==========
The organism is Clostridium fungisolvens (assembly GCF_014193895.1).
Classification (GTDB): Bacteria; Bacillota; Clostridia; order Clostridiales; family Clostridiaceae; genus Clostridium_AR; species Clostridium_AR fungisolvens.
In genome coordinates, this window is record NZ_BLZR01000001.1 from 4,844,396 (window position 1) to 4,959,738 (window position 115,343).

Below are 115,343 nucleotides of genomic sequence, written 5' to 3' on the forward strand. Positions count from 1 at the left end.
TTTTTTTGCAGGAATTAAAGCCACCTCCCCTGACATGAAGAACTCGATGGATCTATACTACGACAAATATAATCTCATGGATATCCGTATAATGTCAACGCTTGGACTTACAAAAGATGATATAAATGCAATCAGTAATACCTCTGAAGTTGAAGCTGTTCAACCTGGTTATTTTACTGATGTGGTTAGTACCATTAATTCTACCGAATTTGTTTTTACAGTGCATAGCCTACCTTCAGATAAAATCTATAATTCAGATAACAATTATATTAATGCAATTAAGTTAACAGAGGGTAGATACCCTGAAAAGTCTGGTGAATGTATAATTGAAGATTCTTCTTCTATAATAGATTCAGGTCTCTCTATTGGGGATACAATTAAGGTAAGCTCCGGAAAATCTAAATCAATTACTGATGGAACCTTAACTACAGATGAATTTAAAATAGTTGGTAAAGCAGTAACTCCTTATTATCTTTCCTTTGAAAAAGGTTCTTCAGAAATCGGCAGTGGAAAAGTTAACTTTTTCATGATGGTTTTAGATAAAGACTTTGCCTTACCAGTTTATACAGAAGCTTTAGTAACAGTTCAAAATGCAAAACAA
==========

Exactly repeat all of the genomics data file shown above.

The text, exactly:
The organism is Clostridium fungisolvens (assembly GCF_014193895.1).
Classification (GTDB): Bacteria; Bacillota; Clostridia; order Clostridiales; family Clostridiaceae; genus Clostridium_AR; species Clostridium_AR fungisolvens.
In genome coordinates, this window is record NZ_BLZR01000001.1 from 4,844,396 (window position 1) to 4,959,738 (window position 115,343).

Below are 115,343 nucleotides of genomic sequence, written 5' to 3' on the forward strand. Positions count from 1 at the left end.
TTTTTTTGCAGGAATTAAAGCCACCTCCCCTGACATGAAGAACTCGATGGATCTATACTACGACAAATATAATCTCATGGATATCCGTATAATGTCAACGCTTGGACTTACAAAAGATGATATAAATGCAATCAGTAATACCTCTGAAGTTGAAGCTGTTCAACCTGGTTATTTTACTGATGTGGTTAGTACCATTAATTCTACCGAATTTGTTTTTACAGTGCATAGCCTACCTTCAGATAAAATCTATAATTCAGATAACAATTATATTAATGCAATTAAGTTAACAGAGGGTAGATACCCTGAAAAGTCTGGTGAATGTATAATTGAAGATTCTTCTTCTATAATAGATTCAGGTCTCTCTATTGGGGATACAATTAAGGTAAGCTCCGGAAAATCTAAATCAATTACTGATGGAACCTTAACTACAGATGAATTTAAAATAGTTGGTAAAGCAGTAACTCCTTATTATCTTTCCTTTGAAAAAGGTTCTTCAGAAATCGGCAGTGGAAAAGTTAACTTTTTCATGATGGTTTTAGATAAAGACTTTGCCTTACCAGTTTATACAGAAGCTTTAGTAACAGTTCAAAATGCAAAACAA